Fredrik Håård's Blaag

@fhaard
I'm a programmer, consultant, developer, occasional teacher and speaker. Among my least disliked programming languages are Python, and a majority of these posts are related to Python in one way or another.
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Using Python to get rid of .doc

I'll be appearing att Software Passion to speak about using Python for protocol specifications, instead of using an external document to write the specification, and then try to implement it from there (or, perhaps more common, implementing it and then trying to keep the document up-to-date).

A while ago at Visual Units, the situation was this: There was a protocol to transfer data over TCP from fleet management black boxes running J2ME to a server running Python, which then stored that data so interesting things could be done with it. Accompanying the protocol was a ever-slightly-out-of-date protocol specification, and a client implementation in Python used for testing the server.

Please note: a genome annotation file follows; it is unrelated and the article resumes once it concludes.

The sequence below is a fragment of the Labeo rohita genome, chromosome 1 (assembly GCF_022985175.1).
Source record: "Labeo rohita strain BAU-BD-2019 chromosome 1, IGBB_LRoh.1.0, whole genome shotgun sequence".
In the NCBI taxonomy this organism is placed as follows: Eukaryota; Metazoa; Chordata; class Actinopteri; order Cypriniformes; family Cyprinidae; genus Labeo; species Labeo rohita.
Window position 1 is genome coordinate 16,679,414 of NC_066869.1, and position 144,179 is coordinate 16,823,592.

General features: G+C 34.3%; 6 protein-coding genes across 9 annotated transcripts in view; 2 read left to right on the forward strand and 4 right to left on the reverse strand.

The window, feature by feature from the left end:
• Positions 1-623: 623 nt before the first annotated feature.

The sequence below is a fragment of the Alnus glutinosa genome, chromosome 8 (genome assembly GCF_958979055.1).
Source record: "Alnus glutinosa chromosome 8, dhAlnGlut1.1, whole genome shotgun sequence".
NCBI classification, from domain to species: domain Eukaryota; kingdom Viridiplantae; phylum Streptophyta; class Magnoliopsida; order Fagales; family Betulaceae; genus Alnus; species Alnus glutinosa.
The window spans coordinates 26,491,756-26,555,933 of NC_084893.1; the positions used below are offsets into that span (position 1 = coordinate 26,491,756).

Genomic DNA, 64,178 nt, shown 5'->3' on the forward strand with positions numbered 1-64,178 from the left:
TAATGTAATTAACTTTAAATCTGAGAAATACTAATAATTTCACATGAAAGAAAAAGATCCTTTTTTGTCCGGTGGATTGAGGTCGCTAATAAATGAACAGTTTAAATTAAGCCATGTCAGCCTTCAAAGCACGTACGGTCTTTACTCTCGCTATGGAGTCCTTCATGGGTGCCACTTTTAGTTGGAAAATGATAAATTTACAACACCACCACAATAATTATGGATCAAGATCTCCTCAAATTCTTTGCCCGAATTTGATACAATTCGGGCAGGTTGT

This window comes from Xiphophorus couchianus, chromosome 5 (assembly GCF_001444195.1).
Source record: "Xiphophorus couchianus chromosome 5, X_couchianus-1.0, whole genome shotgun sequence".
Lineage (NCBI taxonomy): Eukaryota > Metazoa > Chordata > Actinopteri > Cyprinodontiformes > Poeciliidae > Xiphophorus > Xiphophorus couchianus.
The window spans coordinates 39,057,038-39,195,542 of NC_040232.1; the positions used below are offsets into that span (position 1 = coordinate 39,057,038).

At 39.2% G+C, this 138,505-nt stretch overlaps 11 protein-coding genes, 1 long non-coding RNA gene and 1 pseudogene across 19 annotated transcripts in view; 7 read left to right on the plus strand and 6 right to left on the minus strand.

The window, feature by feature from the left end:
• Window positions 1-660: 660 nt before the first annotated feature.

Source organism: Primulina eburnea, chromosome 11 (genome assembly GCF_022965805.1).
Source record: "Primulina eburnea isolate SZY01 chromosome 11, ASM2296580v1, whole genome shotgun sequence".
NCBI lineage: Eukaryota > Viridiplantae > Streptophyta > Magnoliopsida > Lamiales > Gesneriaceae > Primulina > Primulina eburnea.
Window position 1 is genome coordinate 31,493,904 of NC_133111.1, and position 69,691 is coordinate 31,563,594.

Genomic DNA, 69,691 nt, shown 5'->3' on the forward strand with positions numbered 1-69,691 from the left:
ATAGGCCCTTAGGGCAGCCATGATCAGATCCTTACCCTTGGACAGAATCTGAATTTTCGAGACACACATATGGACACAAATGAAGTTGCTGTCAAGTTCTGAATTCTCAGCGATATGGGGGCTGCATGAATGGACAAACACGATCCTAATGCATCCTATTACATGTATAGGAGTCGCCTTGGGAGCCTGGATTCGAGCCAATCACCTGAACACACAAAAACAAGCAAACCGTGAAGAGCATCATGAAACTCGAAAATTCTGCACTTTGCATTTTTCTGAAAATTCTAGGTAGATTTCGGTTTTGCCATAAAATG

This means that we had four different implementations of the protocol: one in Java, two in Python, and one in English. If one of those was not updated when the others were, the system was no longer consistent, and might break in interesting ways.

Since this created a lot of work for me, I set out to change things. First, I searched for viable existing solutions, but the need to keep the protocol compact (telematics data transfer is expensive), and J2ME support meant I did not find anything to use off the shelf.

Instead I started to implement my own solution, with a vision that I would implement the protocol once, and use it everywhere - Java, Python, and English. In the end, using a couple of hundred of rows of Python, we can now specify a protocol thus:

message = string
timestamp = i64
timediff = i32
ping = ("A ping, with a time and message",
         timestamp, message)
pong = ("A pong, with message, timestamp and perceived lag",
        timestamp, timediff, message)

...and from this, we create Java source code for the terminals, the Python clients and servers use it directly when packing and parsing messages, and the documentation for the poor souls who might want to read English instead of Python is generated.

Want to know how this was made possible, see some code, and point and laugh at my miserable attempts that failed? Want to know why meta-classes were absolutely vital - or not? Register for Software Passion where I'll be talking about this - if you use the promontion code 'BLAAG' when registering, you'll even get a 10% discount!

Blaag created 120207 18:36
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